ASTM manages two interlaboratory comparison programs: the Interlaboratory Study Program (ILS) and the Proficiency Testing Program (PTP). Both programs follow well-defined protocols for preparation and distribution of samples, collection of data, and statistical processing of data and reporting. However, the difference is in the aim of the programs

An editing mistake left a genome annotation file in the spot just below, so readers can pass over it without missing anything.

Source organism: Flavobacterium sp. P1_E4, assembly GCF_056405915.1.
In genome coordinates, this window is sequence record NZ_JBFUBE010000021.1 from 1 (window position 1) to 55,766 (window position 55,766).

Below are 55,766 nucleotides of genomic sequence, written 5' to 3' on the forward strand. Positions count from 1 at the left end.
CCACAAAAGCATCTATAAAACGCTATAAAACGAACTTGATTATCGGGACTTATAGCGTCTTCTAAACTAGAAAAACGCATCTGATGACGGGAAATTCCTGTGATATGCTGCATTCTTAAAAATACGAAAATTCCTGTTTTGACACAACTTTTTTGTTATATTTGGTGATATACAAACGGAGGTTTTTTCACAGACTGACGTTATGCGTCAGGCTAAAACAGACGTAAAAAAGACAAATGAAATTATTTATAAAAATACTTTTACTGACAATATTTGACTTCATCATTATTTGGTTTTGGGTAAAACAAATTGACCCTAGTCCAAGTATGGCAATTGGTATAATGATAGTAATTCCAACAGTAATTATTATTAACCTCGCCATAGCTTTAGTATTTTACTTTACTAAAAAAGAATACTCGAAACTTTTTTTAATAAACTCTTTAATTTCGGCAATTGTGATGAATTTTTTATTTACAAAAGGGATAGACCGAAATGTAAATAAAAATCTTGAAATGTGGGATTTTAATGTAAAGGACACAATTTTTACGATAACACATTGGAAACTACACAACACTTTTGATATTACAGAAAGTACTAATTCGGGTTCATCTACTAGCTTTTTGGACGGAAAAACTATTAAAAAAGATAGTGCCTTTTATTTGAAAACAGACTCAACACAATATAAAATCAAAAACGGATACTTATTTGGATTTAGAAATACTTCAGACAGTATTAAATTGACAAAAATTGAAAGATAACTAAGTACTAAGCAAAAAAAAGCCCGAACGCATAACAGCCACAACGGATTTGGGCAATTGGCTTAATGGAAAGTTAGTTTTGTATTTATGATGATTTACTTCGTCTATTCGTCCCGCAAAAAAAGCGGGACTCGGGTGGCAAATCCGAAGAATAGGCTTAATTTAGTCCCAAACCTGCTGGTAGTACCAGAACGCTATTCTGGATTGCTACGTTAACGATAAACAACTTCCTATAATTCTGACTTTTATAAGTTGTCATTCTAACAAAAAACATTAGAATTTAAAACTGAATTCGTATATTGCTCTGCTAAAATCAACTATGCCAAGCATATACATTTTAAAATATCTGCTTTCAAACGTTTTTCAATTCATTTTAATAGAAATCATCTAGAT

Form and Style for ASTM Standards requires all published methods to include a precision and bias statement. This statement provides insight into the performance of ASTM methods through the assessment of method repeatability, reproducibility, and bias. The role of ASTM in ILS is to support ASTM technical committees with developing precision and bias statements for ASTM test methods that they develop and publish. The need for a study is therefore method-specific and is determined by each ASTM technical committee. The protocols for preparation and distribution of samples and for testing are prepared by the ASTM technical committee organizing an ILS program. Data-collection forms and final report format are provided by the ASTM Interlaboratory Study Program. Participation of laboratories in the ILS program is voluntary and free of charge. Data are analyzed following ASTM standards.